Making swimsuits OK for every body

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xoJane editors in swimsuits

xoJane deputy editor Lesley Kinzel, center, with members of her staff. (Lauren Perlstein photo)

The thing I love most about the xoJane staff posing in their swimsuits— and I love a lot of things about it — is this statement, from deputy editor Lesley Kinzel.

"We all have our private moments of body shame. What made this effort meaningful is the fact that we pushed through all those anxieties to do it."

It's the antithesis of the before-and-after dichotomy we're trained to love. It's the anti-"Biggest Loser" reveal. It's the truth — a bold, open-armed embrace of now, not later. As we are, not as we could be.

Kinzel, 37, is the brains behind the photo, which is designed to push back against the avalanche of tanned, toned and taut bikini bodies we're used to digesting (and internalizing).

"We constantly get the message that a body worth putting a swimsuit on must be a long-term construction project," she wrote in the accompanying piece, posted Monday. "A prize to be won, a trophy that can only be attained through hard work, sacrifice and deprivation."

The truth is every body is worth putting a swimsuit on. Every body deserves sunshine.

To prove as much, xoJane's writers and editors marched to the roof of their Manhattan office to be photographed in all their swimsuited glory.

"For me, it's an issue of balance," Kinzel told me when I called her Monday. "I've never been one to say we should abolish models or get rid of Photoshopping. We just need more balance. The only bodies we see represented and celebrated are bodies that fit a very specific and narrow mold, and that leads to a lot of women feeling like they have no right to go in public wearing a swimsuit."

The magazine staff asked readers to submit photos of themselves as well, in hopes of collecting a gallery of diverse, swimwear-clad bodies.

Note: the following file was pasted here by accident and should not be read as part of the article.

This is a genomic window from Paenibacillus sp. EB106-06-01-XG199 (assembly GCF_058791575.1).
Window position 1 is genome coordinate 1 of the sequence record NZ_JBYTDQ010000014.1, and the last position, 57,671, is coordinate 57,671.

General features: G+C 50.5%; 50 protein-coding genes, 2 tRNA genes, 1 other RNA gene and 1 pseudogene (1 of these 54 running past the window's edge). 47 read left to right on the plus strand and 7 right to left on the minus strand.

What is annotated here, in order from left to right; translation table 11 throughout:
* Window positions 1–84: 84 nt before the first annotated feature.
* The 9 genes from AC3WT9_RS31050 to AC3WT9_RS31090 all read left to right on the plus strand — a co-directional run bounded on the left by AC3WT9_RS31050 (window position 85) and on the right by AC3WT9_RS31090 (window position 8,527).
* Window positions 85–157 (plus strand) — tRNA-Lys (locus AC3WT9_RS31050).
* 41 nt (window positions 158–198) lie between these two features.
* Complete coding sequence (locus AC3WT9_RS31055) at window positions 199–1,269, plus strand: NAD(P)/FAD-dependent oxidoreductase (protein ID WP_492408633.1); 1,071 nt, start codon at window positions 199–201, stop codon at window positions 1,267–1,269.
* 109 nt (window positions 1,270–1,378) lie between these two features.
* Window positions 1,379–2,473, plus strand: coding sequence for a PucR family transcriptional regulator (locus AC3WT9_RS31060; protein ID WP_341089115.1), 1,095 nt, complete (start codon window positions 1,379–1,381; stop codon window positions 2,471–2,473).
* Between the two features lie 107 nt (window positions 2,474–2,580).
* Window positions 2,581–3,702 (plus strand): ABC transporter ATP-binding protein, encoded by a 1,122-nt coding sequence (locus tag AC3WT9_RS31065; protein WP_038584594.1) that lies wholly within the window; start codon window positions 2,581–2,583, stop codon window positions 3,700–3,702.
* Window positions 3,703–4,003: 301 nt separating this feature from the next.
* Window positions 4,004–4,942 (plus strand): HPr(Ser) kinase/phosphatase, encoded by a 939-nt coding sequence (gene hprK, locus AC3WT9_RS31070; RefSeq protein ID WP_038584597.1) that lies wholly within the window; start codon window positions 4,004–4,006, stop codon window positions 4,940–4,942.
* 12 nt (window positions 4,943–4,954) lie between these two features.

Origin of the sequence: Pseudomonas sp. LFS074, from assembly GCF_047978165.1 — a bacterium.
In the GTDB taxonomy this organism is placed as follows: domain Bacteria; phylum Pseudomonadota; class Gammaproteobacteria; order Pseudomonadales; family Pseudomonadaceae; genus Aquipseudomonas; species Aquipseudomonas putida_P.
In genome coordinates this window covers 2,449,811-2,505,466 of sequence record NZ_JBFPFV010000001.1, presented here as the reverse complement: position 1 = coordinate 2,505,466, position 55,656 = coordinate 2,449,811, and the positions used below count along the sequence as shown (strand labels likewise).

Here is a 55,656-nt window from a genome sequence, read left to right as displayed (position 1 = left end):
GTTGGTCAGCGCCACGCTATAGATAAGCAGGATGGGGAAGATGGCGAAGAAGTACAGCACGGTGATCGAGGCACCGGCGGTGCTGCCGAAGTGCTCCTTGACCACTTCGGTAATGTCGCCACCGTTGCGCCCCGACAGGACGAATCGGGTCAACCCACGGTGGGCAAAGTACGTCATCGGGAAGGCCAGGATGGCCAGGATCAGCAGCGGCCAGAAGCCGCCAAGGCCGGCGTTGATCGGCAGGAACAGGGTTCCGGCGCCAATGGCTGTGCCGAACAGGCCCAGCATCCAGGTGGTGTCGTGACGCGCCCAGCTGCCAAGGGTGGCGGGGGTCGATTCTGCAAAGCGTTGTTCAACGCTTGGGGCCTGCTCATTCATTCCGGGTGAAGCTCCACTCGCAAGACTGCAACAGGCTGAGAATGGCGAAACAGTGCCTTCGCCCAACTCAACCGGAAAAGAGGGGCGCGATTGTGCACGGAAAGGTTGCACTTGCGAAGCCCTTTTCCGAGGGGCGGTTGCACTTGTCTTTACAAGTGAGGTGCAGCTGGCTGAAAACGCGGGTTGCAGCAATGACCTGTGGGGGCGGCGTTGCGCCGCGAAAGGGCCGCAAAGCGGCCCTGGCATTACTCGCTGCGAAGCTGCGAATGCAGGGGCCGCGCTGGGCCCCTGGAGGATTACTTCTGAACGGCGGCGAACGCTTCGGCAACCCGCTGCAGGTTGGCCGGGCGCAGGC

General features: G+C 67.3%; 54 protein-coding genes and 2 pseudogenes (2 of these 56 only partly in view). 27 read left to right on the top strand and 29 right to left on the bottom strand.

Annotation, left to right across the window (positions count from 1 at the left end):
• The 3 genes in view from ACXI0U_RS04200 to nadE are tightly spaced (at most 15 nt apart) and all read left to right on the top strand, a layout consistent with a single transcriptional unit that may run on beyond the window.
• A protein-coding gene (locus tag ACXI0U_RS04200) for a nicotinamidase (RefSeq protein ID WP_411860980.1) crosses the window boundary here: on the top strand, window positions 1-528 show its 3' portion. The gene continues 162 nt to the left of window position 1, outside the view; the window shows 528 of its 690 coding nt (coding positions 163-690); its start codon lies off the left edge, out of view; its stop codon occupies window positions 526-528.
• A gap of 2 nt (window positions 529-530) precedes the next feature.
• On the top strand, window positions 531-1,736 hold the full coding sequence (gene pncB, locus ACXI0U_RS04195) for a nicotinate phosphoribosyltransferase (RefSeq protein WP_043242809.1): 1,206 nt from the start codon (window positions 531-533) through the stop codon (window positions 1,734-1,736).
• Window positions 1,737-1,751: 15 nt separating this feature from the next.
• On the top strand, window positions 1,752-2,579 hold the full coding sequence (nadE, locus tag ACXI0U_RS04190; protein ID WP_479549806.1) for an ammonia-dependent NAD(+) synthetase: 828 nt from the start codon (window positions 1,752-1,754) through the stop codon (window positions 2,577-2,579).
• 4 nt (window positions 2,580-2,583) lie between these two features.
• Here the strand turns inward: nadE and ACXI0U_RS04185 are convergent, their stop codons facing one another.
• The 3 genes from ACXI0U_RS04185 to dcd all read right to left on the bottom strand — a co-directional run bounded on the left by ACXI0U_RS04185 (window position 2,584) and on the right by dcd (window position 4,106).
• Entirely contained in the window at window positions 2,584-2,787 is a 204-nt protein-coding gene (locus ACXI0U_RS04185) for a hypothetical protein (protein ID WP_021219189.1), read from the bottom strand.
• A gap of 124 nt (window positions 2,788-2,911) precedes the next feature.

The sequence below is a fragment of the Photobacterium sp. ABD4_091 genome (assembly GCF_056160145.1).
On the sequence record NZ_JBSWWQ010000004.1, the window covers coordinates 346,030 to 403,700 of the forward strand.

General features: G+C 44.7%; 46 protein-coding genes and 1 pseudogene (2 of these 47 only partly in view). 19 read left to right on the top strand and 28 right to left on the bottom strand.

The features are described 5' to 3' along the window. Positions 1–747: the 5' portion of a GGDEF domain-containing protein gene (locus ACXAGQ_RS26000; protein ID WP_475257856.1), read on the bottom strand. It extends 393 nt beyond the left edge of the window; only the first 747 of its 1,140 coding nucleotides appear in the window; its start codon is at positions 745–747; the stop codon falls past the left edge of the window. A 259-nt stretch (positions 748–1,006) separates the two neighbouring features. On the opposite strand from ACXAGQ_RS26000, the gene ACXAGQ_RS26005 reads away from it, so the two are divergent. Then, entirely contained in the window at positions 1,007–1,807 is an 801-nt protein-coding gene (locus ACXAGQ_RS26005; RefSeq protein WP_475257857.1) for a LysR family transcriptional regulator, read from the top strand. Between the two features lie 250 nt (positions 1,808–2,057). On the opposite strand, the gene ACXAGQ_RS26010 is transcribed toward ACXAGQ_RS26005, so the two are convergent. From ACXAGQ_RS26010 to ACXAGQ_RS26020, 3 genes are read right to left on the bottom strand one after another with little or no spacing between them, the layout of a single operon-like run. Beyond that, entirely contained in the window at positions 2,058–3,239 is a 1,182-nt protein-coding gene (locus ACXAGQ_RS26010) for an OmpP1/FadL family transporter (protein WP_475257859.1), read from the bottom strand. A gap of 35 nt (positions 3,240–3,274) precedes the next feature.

"The piece went up at 9:00 in the morning and five minutes later the associate editor sent me a chat saying, 'We got one!'" Kinzel said. They've poured in steadily since.

Editor-in-chief Jane Pratt invited top editors at several women's magazines to join the effort.

In a delightful letter that begins, "Dear Anna, Glenda, Linda, Cindi, Robbie, Vanessa, Anne, Joanna, Martha, Christene, Elaine, Stella, Eva, Joyce, Betty, Lauren, Michele, Ashley, Clare, Lesley, Meredith and Michelle," Pratt made the following pitch:

"Most of us have over the years asked other women to pose in bathing suits in our publications, but have never done it ourselves, So here's your chance!

"I want to be clear that I'm not trying to coerce or shame any of you into participating," she wrote. "Instead, I want to share the positive experience we all had in rejecting that pressure to look a certain way before we feel 'allowed' to be seen in a bathing suit. And I hope to encourage all our readers to do the same."

Editors from Essence and Fitness agreed to participate, but several others declined. 

"Unfortunately we got a lot of no's," Kinzel said. "But they've been extraordinarily supportive: 'Fantastic idea! Let me know if I can help promote it!' The responses have been really positive."

As for the inevitable detractors …

"I welcome that," Kinzel said. "I don't want this to just go up and every one beats the same drum and waves the same flag. I think a woman who reads this and thinks, '(Heck) no, I would never do that,' is just as valid as someone who thinks, 'I'm in!' As long as we're talking about the cultural forces at play here, I'm happy."

hstevens@tribune.com

Twitter @heidistevens13

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